Reviewed by Jen Vafidis
By Helen DeWitt
New Directions, 192 P.
Helen DeWitt’s protagonist Joe is running away from debt when he gets an idea for a company. His journey to that idea includes lots of masturbating (funny masturbating, don’t worry) and an epiphany while looking at a heron on a beach. Emboldened, he gives himself this pep talk:
“I’m not saying it won’t be a lot of work. But it should be a lot of fun, too…OK, you may get some funny looks. But just try to see the humor in it. Besides at the end of the day, you’re doing everybody a favor. That’s something to feel good about. So just do the best you can, and remember, if it all goes horribly wrong, you can always shoot yourself.”
DeWitt’s characters talk like this to themselves frequently. Working through platitudes, they figure out how to say yes to life-changing questions, their logic fuzzy but triumphant. Here’s where that logic takes Joe. If you sign your corporation up with his agency, Lightning Rods, Inc., one male employee and one female employee are selected daily to have sex with one another, in a setting without character or ambience: the restrooms. The man is in the men’s disabled stall. The woman sticks herself ass first through an adjoining wall, presumably in the Ladies’, and the man fucks a headless lower half. Joe’s clients see low productivity, absenteeism, and sexual harassment lawsuits become problems of the past while profits surge.
Assessing sexual harassment as the scourge of modern work life is somewhat dated, sure, but there is something else about Lightning Rods: its characters’ relationship with progress. Joe repeats to himself over and over: you have to see people as they are, not as you’d like them to be. And this turns out to be true for him as his success grows. The women traumatized by being corporate prostitutes are viewed as weak or bothersome by the more prominent characters, and they fade to the background as the story of the company’s success moves along. The women who do enjoy their work find no complicated physical pleasure, only financial gains. The people who seem to like sex in this novel are men, and even some of them lose interest as soon as it becomes as typical as a bathroom break. Desire is viewed consistently within the bounds of capitalism, the unquestioned structure of these people’s lives. Social progress (i.e. gender equality, sex positivity and diversity) is less imperative if it has no monetary value.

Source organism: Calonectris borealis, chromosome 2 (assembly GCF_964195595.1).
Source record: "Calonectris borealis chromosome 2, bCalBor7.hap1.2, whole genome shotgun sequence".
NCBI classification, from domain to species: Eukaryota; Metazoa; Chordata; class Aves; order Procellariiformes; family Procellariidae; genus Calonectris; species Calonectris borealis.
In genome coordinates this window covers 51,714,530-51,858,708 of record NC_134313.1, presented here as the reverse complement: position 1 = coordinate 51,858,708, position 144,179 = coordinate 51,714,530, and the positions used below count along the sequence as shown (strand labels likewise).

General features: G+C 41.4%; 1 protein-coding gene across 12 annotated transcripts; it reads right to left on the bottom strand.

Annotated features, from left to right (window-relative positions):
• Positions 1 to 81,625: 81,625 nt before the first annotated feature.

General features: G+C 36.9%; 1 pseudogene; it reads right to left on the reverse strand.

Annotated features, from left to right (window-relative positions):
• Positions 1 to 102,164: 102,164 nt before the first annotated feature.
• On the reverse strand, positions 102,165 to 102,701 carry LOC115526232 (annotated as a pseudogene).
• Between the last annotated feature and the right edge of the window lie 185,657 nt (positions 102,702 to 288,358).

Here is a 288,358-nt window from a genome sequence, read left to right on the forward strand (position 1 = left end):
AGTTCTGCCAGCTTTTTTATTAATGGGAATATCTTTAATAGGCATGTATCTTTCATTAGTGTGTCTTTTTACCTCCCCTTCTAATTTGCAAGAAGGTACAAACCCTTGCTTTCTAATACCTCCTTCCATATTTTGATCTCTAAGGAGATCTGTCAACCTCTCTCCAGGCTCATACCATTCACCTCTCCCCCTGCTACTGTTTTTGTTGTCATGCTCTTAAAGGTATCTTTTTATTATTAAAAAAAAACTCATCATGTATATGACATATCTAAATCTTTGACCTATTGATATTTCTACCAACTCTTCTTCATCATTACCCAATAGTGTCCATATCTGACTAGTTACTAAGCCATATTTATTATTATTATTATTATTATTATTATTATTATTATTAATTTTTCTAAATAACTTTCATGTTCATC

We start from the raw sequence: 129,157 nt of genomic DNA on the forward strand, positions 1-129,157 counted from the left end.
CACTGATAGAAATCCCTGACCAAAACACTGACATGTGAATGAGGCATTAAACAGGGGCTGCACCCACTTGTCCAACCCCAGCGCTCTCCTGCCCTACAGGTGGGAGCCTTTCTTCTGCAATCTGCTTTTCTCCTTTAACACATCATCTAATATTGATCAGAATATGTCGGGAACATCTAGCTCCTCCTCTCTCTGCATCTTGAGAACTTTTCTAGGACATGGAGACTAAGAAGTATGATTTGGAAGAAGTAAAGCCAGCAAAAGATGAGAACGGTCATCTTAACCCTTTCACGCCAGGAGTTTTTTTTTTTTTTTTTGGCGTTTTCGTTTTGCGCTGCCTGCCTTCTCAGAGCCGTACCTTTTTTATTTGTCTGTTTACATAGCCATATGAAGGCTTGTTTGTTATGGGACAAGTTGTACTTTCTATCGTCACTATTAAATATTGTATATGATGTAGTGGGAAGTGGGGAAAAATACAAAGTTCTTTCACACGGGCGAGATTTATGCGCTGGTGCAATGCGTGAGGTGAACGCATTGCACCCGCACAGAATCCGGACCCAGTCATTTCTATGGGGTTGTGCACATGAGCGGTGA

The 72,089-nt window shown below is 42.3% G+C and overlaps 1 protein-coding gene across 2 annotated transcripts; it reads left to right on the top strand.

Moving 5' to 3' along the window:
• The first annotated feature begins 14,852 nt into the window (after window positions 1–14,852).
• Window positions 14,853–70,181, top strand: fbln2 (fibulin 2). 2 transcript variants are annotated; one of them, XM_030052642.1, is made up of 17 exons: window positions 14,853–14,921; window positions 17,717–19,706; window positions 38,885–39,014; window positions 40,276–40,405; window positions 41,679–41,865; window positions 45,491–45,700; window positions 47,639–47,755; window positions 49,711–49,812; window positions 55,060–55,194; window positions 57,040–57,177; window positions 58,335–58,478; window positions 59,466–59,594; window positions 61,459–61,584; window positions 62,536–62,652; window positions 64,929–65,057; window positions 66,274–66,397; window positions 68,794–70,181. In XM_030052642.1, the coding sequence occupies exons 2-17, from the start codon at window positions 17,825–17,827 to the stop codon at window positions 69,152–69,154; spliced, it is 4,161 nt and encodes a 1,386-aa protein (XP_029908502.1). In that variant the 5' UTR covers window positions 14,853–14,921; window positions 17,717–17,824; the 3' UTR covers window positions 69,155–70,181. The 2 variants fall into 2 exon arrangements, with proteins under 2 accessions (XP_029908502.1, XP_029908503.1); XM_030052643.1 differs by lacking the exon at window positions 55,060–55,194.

Joe is the best example of this sterile embrace of business. In one of the book’s best passages, he looks at a strip mall with the same sense of wonder he experiences looking at the heron that helped him understand his purpose. Like most good satire, Lightning Rods tricks you into identifying with its characters in a way that must be questioned. DeWitt manages to make you nod your head as Joe marvels at 7-11’s business model. He believes in a world with options, possibilities — that makes him human (or American — I’m still not sure if I want to take the nationalist leap the novel makes). But how many options truly exist? Not many here, and yet this is a story of success. It happens to be success through compromise: recognizing the kinds of progress that aren’t within reach, knowing how blind we can be to what we want, and desperately trying to monetize what that means.